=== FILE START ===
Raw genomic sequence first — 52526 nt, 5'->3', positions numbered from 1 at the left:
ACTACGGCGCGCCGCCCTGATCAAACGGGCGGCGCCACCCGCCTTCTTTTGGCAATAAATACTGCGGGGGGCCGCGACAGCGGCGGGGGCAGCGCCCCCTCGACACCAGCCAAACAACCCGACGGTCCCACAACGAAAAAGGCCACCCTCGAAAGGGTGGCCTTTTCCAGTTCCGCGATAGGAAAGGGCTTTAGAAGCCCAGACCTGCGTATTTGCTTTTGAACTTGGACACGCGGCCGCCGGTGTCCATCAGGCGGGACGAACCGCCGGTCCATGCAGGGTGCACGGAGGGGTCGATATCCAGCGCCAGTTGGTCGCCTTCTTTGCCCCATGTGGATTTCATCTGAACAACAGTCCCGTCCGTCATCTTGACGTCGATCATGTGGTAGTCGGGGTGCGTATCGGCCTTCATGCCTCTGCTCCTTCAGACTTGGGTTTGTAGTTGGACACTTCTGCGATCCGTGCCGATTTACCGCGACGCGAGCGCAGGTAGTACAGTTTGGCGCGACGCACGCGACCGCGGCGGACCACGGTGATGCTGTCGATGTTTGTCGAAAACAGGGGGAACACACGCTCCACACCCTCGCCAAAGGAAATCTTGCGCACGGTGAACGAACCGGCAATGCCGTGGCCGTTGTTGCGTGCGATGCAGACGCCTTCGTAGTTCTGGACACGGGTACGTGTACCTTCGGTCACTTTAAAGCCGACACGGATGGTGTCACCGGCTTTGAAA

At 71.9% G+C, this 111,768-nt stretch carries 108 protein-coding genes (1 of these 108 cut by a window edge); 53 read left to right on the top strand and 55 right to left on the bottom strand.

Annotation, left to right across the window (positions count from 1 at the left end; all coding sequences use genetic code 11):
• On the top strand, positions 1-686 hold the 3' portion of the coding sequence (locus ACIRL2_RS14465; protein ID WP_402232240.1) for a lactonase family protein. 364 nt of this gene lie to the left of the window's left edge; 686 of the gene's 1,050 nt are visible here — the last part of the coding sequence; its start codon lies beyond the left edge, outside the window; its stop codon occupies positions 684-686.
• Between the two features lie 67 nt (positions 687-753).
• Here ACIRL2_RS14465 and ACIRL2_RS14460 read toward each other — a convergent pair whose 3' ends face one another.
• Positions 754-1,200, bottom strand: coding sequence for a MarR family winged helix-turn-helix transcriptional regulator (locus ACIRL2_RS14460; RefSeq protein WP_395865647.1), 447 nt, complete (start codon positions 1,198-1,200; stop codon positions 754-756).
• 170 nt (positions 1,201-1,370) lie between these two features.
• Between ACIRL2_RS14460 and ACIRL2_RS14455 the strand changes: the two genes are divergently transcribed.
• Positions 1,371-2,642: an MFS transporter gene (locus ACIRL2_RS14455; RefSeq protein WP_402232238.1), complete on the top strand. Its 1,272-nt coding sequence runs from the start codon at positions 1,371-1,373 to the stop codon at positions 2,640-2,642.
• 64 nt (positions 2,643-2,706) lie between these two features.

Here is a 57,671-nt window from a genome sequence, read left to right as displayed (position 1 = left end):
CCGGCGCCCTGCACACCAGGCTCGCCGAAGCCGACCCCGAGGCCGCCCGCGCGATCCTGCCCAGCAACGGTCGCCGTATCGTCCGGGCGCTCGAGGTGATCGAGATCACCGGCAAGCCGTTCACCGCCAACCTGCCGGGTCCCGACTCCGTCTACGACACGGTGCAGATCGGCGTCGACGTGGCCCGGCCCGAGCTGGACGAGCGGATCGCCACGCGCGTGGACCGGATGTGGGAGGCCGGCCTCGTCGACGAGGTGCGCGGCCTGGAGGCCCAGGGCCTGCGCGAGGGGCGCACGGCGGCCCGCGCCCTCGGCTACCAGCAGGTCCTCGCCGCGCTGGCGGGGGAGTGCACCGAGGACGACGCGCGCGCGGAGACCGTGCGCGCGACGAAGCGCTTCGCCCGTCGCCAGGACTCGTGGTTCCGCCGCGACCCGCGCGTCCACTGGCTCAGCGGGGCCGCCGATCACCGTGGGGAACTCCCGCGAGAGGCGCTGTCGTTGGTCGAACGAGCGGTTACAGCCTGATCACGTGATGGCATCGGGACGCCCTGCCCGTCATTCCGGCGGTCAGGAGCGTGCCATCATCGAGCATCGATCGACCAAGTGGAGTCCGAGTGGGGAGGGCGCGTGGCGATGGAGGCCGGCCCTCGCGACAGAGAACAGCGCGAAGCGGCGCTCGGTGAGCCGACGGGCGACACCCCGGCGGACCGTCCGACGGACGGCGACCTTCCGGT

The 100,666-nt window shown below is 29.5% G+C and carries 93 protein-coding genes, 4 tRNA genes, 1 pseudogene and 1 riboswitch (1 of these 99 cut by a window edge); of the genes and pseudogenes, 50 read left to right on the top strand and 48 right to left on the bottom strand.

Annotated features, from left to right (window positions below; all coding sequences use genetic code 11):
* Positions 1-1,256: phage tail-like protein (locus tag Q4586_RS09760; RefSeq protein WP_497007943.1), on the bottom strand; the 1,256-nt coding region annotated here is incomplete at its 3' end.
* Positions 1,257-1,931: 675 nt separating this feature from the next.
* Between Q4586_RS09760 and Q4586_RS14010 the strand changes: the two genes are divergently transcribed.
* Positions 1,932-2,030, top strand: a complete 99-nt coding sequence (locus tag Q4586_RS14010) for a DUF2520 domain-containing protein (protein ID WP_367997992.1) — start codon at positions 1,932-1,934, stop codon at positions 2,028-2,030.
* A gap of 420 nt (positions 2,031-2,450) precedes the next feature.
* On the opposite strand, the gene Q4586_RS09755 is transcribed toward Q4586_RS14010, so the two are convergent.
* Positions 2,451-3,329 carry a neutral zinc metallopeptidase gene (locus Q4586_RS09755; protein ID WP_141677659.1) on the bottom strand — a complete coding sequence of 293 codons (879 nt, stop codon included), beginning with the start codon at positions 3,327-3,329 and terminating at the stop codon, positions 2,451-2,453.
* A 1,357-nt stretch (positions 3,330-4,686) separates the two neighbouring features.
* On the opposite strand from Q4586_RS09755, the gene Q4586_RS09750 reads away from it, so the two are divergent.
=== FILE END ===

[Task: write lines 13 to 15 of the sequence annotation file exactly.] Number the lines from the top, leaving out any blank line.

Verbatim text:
Here is a 57,671-nt window from a genome sequence, read left to right as displayed (position 1 = left end):
CCGGCGCCCTGCACACCAGGCTCGCCGAAGCCGACCCCGAGGCCGCCCGCGCGATCCTGCCCAGCAACGGTCGCCGTATCGTCCGGGCGCTCGAGGTGATCGAGATCACCGGCAAGCCGTTCACCGCCAACCTGCCGGGTCCCGACTCCGTCTACGACACGGTGCAGATCGGCGTCGACGTGGCCCGGCCCGAGCTGGACGAGCGGATCGCCACGCGCGTGGACCGGATGTGGGAGGCCGGCCTCGTCGACGAGGTGCGCGGCCTGGAGGCCCAGGGCCTGCGCGAGGGGCGCACGGCGGCCCGCGCCCTCGGCTACCAGCAGGTCCTCGCCGCGCTGGCGGGGGAGTGCACCGAGGACGACGCGCGCGCGGAGACCGTGCGCGCGACGAAGCGCTTCGCCCGTCGCCAGGACTCGTGGTTCCGCCGCGACCCGCGCGTCCACTGGCTCAGCGGGGCCGCCGATCACCGTGGGGAACTCCCGCGAGAGGCGCTGTCGTTGGTCGAACGAGCGGTTACAGCCTGATCACGTGATGGCATCGGGACGCCCTGCCCGTCATTCCGGCGGTCAGGAGCGTGCCATCATCGAGCATCGATCGACCAAGTGGAGTCCGAGTGGGGAGGGCGCGTGGCGATGGAGGCCGGCCCTCGCGACAGAGAACAGCGCGAAGCGGCGCTCGGTGAGCCGACGGGCGACACCCCGGCGGACCGTCCGACGGACGGCGACCTTCCGGT

The 100,666-nt window shown below is 29.5% G+C and carries 93 protein-coding genes, 4 tRNA genes, 1 pseudogene and 1 riboswitch (1 of these 99 cut by a window edge); of the genes and pseudogenes, 50 read left to right on the top strand and 48 right to left on the bottom strand.